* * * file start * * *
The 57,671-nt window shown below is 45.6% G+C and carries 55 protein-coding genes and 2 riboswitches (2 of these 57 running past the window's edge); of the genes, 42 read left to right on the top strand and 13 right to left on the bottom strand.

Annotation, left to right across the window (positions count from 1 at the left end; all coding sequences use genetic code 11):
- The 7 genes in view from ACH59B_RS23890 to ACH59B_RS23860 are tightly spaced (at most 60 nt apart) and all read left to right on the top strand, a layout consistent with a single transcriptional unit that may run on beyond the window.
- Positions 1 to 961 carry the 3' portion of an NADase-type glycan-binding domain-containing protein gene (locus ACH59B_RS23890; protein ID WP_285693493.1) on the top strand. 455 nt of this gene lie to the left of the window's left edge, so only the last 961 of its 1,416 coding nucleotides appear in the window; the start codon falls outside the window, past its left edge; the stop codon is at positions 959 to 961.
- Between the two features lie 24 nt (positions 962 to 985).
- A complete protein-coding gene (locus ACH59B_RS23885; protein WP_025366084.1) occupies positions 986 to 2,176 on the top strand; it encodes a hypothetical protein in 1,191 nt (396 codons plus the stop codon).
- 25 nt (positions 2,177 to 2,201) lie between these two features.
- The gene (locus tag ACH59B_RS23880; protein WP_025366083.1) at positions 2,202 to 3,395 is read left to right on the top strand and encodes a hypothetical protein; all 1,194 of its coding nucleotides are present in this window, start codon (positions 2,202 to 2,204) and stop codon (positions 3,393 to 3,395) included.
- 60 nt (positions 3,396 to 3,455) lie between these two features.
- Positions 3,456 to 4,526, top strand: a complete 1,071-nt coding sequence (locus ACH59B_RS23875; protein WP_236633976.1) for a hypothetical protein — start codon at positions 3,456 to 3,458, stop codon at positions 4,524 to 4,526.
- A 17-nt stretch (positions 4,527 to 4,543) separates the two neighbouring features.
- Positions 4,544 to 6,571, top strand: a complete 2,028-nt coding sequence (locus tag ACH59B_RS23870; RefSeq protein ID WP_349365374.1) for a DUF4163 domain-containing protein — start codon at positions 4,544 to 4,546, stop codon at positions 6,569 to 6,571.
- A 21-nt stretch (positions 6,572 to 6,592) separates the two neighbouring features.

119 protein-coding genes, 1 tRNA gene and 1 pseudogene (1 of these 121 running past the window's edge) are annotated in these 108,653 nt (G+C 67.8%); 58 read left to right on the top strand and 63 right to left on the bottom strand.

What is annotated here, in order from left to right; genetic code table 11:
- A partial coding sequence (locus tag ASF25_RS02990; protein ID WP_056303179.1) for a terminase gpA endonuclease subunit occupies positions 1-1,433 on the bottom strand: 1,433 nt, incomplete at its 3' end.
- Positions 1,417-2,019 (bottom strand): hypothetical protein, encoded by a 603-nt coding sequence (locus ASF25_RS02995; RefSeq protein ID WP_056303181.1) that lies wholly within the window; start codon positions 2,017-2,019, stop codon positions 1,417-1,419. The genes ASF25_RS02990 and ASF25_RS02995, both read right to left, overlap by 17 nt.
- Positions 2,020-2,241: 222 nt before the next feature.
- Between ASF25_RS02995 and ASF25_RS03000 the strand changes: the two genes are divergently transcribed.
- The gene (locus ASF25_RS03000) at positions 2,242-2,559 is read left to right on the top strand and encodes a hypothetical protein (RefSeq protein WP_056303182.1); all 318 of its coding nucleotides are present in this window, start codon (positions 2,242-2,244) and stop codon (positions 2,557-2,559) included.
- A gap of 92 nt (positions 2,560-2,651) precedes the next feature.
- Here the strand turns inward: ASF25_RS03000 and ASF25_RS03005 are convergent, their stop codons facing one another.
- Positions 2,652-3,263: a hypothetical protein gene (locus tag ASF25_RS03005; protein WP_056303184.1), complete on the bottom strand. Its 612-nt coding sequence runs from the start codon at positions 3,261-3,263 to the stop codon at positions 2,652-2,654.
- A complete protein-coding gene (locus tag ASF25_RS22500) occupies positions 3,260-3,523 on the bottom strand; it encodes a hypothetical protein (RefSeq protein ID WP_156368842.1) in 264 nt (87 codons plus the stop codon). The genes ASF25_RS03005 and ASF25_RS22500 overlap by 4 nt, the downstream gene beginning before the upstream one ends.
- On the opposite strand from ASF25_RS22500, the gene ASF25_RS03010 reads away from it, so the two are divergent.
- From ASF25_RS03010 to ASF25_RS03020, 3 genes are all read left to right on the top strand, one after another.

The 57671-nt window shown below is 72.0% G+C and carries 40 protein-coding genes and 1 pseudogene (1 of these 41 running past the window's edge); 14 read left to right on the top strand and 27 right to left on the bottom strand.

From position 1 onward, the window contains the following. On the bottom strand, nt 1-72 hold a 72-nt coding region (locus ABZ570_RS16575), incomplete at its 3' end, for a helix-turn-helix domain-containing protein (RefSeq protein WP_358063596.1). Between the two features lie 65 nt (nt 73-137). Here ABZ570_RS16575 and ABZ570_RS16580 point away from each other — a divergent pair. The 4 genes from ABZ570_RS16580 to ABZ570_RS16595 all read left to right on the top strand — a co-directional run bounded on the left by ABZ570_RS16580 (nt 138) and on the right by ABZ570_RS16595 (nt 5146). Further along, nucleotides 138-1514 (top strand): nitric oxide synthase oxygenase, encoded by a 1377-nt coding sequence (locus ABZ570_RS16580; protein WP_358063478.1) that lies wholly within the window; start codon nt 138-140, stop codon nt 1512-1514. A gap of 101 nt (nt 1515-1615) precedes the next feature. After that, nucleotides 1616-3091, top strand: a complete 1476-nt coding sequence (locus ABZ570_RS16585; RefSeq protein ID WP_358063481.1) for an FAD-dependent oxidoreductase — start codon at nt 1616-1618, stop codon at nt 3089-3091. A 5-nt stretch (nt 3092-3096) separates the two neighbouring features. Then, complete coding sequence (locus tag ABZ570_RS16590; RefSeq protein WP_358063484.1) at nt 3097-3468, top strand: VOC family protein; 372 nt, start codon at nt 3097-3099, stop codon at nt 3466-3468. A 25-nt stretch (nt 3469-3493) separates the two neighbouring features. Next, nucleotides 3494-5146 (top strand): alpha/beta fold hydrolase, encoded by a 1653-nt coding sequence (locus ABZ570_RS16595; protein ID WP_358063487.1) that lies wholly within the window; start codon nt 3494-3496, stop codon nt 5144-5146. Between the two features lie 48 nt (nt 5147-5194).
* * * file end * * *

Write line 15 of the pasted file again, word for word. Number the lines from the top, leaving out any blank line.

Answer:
What is annotated here, in order from left to right; genetic code table 11: